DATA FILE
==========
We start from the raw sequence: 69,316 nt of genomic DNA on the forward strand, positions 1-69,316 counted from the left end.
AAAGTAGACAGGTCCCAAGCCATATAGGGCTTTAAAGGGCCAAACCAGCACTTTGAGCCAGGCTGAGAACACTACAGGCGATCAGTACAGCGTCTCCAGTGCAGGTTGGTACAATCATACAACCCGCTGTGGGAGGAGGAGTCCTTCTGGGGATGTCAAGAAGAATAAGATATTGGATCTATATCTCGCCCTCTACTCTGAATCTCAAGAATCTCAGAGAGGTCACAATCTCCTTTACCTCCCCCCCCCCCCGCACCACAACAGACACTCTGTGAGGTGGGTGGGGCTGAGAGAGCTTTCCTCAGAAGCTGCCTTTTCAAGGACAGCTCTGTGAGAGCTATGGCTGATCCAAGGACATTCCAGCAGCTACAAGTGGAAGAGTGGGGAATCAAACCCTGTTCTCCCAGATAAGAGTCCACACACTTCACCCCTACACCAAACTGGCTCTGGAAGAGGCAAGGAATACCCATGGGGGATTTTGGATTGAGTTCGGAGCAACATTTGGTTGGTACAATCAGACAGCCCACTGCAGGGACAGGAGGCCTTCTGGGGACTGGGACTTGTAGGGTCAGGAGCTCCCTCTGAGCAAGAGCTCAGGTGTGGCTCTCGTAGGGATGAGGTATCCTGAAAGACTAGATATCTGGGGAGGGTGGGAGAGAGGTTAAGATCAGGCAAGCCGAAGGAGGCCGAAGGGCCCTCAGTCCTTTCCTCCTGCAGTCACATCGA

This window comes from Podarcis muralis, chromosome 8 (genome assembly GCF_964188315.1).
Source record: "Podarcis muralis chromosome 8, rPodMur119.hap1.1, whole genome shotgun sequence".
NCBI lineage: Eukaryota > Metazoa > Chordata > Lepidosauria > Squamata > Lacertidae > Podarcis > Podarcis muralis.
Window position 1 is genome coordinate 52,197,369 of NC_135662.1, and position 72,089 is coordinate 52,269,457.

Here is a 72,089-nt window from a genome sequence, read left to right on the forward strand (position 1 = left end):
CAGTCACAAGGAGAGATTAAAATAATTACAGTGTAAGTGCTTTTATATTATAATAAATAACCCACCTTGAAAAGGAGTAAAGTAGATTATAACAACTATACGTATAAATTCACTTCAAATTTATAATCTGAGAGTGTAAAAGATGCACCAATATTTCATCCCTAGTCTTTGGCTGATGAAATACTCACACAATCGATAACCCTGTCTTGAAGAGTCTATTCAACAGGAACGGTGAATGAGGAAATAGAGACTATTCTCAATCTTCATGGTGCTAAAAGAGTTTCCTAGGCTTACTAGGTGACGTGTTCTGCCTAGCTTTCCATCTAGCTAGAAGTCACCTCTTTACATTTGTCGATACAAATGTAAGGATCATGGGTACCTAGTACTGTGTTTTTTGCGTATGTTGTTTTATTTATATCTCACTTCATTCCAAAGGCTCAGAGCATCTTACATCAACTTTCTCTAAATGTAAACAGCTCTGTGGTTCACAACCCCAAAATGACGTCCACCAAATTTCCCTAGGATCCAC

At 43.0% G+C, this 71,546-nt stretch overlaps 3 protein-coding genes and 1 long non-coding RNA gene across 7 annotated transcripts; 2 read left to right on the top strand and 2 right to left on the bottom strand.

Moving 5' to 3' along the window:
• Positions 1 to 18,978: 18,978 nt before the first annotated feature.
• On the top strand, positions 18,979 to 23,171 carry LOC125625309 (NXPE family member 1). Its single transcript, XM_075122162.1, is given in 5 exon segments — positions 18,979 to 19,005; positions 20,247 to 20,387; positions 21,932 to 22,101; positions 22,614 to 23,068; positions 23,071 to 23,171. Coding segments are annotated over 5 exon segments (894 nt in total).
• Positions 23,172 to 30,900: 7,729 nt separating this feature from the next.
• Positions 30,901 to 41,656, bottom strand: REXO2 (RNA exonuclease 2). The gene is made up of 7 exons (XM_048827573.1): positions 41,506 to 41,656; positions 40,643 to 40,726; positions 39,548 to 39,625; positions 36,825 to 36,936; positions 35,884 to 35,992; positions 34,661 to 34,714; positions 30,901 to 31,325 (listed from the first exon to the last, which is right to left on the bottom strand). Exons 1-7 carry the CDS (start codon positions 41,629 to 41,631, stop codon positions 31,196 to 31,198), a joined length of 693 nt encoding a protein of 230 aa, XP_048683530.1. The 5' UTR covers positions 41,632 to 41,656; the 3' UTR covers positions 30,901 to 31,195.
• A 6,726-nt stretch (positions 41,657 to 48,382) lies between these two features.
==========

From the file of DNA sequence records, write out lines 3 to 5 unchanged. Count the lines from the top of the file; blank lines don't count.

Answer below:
This window comes from Podarcis muralis, chromosome 8 (genome assembly GCF_964188315.1).
Source record: "Podarcis muralis chromosome 8, rPodMur119.hap1.1, whole genome shotgun sequence".
NCBI lineage: Eukaryota > Metazoa > Chordata > Lepidosauria > Squamata > Lacertidae > Podarcis > Podarcis muralis.